hot and the third and fourth the warm zones.
Source: Speculum Orbis Terrae, Antverpiae, Sumptibus Vidua et Heredu Gerardi de Iudaeis 1593, M.M. Rotterdam, W.A.E. 35 fol. 2. See also: N.H.Sch.M. Amsterdam A III 1280; Ö.N.B. Vienna 393693-DK.
(Günter Schilder map 14)
In Search of Southern Soil
DE JODE, Gerard and Cornelius
HEMISPHERIU AB AEQUINOCTIALI LINEA AD CIRCULU POLI ARCTICI
(left hand hemisphere)
HEMISPHERIU AB AEQUINOCTIALI LINEA AD CIRCULU POLI ATARCTICI
(right hand hemisphere).
52.0 x 32.0 cms.
Published in Cornelius' re-issue of Gerard's Speculum Orbis Terrae, Antverpiae, Sumptibus Viduae et Heredu Gerardi de Judaeis 1593, Antwerp 1593.
A magnificent copy of de Jode's rare twin hemispherical map of the world on polar projection showing a clearly defined Terra Australis Incognita. The whole map set within a lavish border of clouds and wind heads.
Gerard de Jode started his career in Antwerp around 1550, as a printer and engraver. At one time he worked for Ortelius, publishing his 1564 world map printed on eight sheets. This alliance was not to last as when de Jode went to publish his own atlas Speculum Orbis Terrarum, the potential competition to Ortelius' own Theatrum atlas of 1570, most probably caused Ortelius to influence the delay of the necessary grant of privilege until 1577. De Jode's atlas was finally published in 1578 but lay little claim on the success of Ortelius' own atlas.
Gerard went on to commence preparing new maps for a second edition of ‘Speculum' but died in 1591 before its completion. This was left to his widow and son Cornelius. In 1593 Speculum Orbis Terrae (a slightly different title from the first Speculum) was released. In it are contained two world maps: Totius Orbis Cognitit... signed by Gerard and this world map drawn in twin hemispherical form and one of the few to be produced on polar projection.
De Jode's map was influenced by Guillaume Postel's impressive 1581 world map (Shirley 144), itself being drawn using polar projection. Like Postel's map, de Jode has filled the borders with an impressive display of clouds and windheads while each hemisphere is drawn on polar projection - one from the south, one from the north. De Jode's map is one of a few that reflected the changing view of the world during the later part of the 16th century. Portuguese discoveries around the Cape of Africa coupled with the knowledge gained from Magellan's voyage around the world had proved the Ptolemaic view of a land locked Indian Ocean untenable.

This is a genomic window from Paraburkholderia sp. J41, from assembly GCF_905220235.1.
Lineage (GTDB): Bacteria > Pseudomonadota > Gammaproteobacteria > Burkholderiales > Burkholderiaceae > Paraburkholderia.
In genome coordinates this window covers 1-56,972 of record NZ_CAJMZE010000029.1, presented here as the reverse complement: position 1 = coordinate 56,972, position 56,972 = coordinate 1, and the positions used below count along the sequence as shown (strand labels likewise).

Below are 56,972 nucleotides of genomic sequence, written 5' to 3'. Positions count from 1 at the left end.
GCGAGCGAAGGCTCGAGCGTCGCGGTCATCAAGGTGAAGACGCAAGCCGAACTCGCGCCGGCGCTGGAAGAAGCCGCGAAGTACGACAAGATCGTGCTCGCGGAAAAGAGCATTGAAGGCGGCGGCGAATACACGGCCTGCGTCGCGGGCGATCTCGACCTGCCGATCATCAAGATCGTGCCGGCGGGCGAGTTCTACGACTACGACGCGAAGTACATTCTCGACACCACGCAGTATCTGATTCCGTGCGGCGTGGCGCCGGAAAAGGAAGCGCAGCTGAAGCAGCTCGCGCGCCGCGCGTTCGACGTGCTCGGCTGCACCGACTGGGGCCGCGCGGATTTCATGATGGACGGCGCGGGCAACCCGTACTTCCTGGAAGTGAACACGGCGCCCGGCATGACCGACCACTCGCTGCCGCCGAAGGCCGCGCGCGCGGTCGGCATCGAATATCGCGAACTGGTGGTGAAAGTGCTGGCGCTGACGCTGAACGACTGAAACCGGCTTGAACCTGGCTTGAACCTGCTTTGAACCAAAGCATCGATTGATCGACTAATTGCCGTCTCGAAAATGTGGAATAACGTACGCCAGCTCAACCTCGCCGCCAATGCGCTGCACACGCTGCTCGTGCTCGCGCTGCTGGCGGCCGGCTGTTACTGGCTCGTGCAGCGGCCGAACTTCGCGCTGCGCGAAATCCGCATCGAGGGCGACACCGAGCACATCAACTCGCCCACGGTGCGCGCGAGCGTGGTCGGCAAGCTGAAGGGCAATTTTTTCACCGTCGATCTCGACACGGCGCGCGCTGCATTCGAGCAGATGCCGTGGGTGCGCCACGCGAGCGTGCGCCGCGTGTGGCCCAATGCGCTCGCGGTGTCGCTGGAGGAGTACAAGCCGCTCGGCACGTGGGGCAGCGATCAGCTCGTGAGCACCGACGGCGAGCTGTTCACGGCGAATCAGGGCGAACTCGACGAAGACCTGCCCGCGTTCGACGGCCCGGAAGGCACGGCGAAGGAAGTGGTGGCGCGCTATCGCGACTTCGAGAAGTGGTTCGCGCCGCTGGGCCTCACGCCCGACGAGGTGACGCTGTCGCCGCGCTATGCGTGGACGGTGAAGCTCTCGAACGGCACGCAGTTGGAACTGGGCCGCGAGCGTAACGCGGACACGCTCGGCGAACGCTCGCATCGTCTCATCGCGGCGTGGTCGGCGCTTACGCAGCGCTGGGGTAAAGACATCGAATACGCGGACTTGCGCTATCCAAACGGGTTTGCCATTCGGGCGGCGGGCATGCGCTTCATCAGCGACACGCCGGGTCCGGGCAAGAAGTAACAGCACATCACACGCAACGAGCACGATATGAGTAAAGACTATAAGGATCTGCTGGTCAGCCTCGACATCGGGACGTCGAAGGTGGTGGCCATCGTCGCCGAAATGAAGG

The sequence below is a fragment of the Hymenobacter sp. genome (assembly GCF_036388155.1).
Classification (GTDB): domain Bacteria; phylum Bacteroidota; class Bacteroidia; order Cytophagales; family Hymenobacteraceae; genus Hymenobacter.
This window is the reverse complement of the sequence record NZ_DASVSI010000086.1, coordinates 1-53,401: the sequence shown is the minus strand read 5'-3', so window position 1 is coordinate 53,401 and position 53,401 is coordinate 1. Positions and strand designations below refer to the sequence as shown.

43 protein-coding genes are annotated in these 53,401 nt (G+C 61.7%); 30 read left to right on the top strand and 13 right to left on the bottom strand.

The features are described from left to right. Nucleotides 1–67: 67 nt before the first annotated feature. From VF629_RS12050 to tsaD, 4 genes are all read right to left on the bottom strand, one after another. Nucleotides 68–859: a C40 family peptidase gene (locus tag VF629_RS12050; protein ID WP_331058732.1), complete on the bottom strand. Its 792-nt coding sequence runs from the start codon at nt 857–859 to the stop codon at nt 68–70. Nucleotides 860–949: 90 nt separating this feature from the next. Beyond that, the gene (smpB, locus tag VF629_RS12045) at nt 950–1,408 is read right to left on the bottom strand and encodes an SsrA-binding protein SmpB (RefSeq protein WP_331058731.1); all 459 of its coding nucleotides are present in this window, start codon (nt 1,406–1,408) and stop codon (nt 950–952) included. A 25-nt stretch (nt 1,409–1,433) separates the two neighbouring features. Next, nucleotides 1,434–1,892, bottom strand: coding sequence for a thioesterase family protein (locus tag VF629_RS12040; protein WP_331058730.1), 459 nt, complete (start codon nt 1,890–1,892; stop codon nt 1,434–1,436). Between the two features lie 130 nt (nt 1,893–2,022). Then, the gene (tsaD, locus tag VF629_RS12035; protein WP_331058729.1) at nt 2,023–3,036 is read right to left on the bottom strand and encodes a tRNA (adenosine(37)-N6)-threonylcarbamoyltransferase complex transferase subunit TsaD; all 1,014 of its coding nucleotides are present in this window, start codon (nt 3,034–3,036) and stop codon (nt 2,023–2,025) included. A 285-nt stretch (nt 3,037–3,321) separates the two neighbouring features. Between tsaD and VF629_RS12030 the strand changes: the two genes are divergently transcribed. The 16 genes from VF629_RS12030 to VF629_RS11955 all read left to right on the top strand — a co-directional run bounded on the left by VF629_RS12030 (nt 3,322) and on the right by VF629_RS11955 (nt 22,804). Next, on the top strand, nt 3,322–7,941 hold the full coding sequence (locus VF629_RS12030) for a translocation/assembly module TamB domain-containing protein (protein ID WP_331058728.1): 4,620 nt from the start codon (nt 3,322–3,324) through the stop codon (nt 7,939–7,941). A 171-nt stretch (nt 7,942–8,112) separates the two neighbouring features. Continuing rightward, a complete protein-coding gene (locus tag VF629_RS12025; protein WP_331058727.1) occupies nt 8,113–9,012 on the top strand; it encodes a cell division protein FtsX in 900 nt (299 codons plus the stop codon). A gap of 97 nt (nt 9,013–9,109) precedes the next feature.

De Jode’s map shows Ter Australis Incognita as a large island with the notation describing America as a large and admirable island which is regarded now as a fourth continent... (Schilder p.270). An interesting feature of de Jode's map is the apparent omission of New Guinea. Terra Australis swells up to a large Gilolo instead of New Guinea as is usually portrayed. De Jode may be referring to New Guinea in his charting of a small island near the south China coast Papua. A Northwest passage through the Arctic region is clearly charted while Japan is shown as a large island at the entrance to Streto de Anian and far too close to America. Magellan's Strait (E strecho de Magellanes) is marked and Tierra del Fuego (C. di Fuego) is shown to be part of the Southland. Shirley notes a single copy with Le Maire's strait added. Also noted is that some copies of de Jode's map were issued without text on the verso - possibly separately issued pre-publication.
Shirley 184, pl.149, illust. dust cover; Koeman 119 Vol.1 (2); Schilder map 14, illust. p.271; Nordenskiold 119 vol.1, map 2; Potter's 1992 cat.139, col. illust. p.40.
Rethinking the southern continent
New Guinea and Polar hemispheres
From: Cornelis de Jode, The Mirror of the World, Antwerp, 1593.
NATIONAL LIBRARY OF AUSTRALIA, CANBERRA,
MAP RM 389 PETHERICK COLLECTION AND MAP RM 4350
Overshadowed by the power and success of Abraham Ortelius and his 1570 atlas, Antwerp's de Jode family nevertheless published two maps of great significance in the story of Australia's mapping. One, often regarded as the first printed map of Australia, shows New Guinea and the Solomon Islands to the north of a large, mountainous landmass populated by a griffin, a hunter and a snake. Both it and this early spectacular double polar view map appeared in Cornelis de Jode's extremely rare atlas Speculum Orbis Terrae (The mirror of the world) (1593), the second expanded edition of his father Gerard's atlas Speculum Orbis Terrarum (1578). Each edition sold relatively poorly, making the atlases and any maps taken from them quite rare.